Gas prices continue to climb
WARREN — Although consumers paid more locally for a gallon of regular gasoline Tuesday than in previous weeks, the cost to fuel up at area filling stations remained lower, on average, than what motorists were paying across the country.
Even so, gas prices are expected to continue trending up in the wake of Hurricane Harvey and in anticipation of Hurricane Irma, national motor club AAA reported.
In the Warren-Youngstown area Tuesday, a gallon of regular gas averaged $2.54, a jump of 28 cents over what it cost the same day last week. Area gas prices averaged $2.25 for a regular gallon a month ago. The average cost was $2.12 a gallon this time last year.
Statewide, average gas prices for a gallon of regular gas were $2.54 on Tuesday, $2.30 the prior week, $2.27 a month ago and $2.16 a year ago.
At $2.65, the national gas price average was 27 cents more expensive on the week, with motorists in 26 states paying 25 to 44 cents more for a gallon of unleaded compared to seven days ago, AAA leaders said. Every state in the country saw gas prices increase except for Alaska, Idaho, Hawaii and Utah, where prices remained stable.
Overall, gas prices were pennies away from topping the highest price — at $2.67 Aug. 15-18, 2015 — Americans had paid in more than two years.
Nationwide, gas prices averaged $2.38 last week, $2.35 a month ago and $2.20 this time last year.
Although Harvey is no longer raining down on the Gulf Coast, the storm’s impact continues to drive up gas prices across the country, analysts said.
Irma, listed as a Category 5 hurricane, was expected to hit the Leeward Islands of the Caribbean Tuesday night into today. A Hurricane Watch was in effect for the U.S. Virgin Islands and Puerto Rico. As of Tuesday, there was an increasing chance that the Florida Peninsula and the Florida Keys could see some impact this weekend, according to the National Hurricane Center. However, Irma’s changing storm track could bring an altered forecast in the coming days, analysts said.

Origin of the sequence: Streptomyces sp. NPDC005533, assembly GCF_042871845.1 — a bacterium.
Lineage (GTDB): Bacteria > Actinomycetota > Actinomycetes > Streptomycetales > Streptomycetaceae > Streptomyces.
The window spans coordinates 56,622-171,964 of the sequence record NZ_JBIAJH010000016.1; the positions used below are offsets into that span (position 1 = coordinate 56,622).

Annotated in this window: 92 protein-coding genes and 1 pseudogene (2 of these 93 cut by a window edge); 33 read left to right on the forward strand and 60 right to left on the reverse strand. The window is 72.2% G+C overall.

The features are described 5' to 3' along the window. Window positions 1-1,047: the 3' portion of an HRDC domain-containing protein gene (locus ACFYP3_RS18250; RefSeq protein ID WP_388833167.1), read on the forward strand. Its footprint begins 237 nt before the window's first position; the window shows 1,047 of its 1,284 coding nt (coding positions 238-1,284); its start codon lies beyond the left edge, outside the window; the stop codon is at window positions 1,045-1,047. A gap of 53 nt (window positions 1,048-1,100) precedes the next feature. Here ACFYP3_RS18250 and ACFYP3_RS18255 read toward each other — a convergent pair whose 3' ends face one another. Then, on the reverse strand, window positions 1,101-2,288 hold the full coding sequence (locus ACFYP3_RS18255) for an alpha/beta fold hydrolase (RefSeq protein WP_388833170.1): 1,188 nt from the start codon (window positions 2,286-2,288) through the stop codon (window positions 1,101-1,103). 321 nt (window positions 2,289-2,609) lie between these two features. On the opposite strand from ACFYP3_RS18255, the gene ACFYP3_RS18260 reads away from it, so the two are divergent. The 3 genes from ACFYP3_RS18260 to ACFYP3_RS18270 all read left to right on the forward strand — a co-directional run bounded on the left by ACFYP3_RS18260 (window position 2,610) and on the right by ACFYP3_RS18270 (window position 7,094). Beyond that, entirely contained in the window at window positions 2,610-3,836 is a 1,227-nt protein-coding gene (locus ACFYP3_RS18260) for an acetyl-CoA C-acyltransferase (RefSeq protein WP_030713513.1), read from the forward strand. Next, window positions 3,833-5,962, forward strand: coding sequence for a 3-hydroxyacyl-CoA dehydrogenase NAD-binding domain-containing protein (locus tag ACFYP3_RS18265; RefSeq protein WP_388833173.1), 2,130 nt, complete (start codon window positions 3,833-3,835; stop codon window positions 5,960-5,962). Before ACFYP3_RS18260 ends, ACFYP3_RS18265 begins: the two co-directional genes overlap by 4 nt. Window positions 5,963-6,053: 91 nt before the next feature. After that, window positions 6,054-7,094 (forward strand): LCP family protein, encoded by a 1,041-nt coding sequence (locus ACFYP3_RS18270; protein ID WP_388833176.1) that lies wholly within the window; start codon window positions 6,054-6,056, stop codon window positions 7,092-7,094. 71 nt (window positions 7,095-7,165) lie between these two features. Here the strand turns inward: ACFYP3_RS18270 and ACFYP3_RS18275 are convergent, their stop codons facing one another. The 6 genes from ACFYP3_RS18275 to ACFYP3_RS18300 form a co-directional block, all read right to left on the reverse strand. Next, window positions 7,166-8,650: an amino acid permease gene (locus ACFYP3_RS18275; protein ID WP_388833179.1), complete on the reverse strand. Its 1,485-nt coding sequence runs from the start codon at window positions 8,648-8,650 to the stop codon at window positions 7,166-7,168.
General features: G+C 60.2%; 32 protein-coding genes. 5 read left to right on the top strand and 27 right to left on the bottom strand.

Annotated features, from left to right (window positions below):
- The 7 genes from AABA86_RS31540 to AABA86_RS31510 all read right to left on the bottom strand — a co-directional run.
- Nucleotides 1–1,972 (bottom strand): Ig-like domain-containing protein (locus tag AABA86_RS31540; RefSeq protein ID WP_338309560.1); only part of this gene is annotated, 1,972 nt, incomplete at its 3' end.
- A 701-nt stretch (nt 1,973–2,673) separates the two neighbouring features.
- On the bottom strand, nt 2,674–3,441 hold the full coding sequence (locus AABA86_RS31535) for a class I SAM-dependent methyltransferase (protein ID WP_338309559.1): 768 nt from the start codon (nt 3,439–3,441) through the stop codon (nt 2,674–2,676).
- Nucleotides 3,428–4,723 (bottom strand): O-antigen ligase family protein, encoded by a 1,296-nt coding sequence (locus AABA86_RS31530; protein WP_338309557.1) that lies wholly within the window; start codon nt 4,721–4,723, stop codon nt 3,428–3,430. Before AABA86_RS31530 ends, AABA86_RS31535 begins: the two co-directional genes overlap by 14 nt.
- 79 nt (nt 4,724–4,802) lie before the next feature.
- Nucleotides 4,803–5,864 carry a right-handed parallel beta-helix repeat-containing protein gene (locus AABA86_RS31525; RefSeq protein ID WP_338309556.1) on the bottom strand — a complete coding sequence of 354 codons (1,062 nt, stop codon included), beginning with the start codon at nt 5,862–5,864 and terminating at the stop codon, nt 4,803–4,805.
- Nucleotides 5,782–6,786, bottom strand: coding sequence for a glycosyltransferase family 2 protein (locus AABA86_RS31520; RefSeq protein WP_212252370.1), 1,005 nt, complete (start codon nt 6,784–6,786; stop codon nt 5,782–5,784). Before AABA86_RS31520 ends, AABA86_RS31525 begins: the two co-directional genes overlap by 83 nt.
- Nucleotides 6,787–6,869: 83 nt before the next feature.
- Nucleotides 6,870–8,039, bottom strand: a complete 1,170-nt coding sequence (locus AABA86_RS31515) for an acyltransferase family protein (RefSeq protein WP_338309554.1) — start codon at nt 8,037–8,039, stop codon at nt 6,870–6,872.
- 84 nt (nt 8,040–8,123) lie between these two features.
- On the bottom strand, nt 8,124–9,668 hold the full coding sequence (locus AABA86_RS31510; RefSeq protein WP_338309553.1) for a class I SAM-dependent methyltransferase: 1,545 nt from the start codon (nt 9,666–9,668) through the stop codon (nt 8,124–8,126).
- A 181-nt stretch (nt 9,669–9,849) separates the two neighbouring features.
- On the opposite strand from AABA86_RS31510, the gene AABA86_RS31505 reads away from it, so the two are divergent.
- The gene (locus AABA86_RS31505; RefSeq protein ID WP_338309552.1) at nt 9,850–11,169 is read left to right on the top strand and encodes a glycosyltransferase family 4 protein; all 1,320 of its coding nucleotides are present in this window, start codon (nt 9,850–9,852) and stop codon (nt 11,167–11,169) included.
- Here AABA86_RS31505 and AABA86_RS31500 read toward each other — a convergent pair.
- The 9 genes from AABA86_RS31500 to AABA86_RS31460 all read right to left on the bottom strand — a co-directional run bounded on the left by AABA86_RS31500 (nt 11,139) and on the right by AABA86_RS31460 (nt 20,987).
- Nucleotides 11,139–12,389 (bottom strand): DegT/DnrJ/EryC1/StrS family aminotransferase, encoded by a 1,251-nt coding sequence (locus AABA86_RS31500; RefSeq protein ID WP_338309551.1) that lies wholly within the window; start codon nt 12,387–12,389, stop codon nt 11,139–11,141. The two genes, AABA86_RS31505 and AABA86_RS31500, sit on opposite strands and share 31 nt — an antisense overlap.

Another storm formed behind Irma, Tropical Storm Jose, over the Atlantic wasn’t expected to be a threat to the United States, the hurricane center reported.
“Our regional AAA teams are preparing for the impact Irma may have on our members. The safety of our response teams and members is our No. 1 priority,” said Jeanette Casselano, AAA spokesperson. “AAA will continue to monitor Irma’s path and the potential impact the hurricane could have on residents in the area, as well as the refineries, pipelines and supply distribution components.”
The Department of Energy reported that eight Gulf Coast refineries were in the process of restarting, which accounts for about 10 percent of Gulf Coast refining capabilities. At its peak, Harvey shuttered 27 percent of U.S. processing capacity. No refineries had returned to normal rates, but at least four were operating at reduced rates. Meanwhile, pipelines forced to take pre-cautionary shut downs caused by Harvey either have resumed operations or were in the process of coming back online.
Losses in U.S. supply capability have catapulted retail prices to their highest levels since August 2015. But prices remain lower than they were in the initial weeks of September 2011 through 2014, according to the Oil Price Information Service. On Tuesday, 74 percent of U.S. fuel stations were selling gas for $2.75 or less per gallon while 7 percent were selling above $3 per gallon, AAA reported.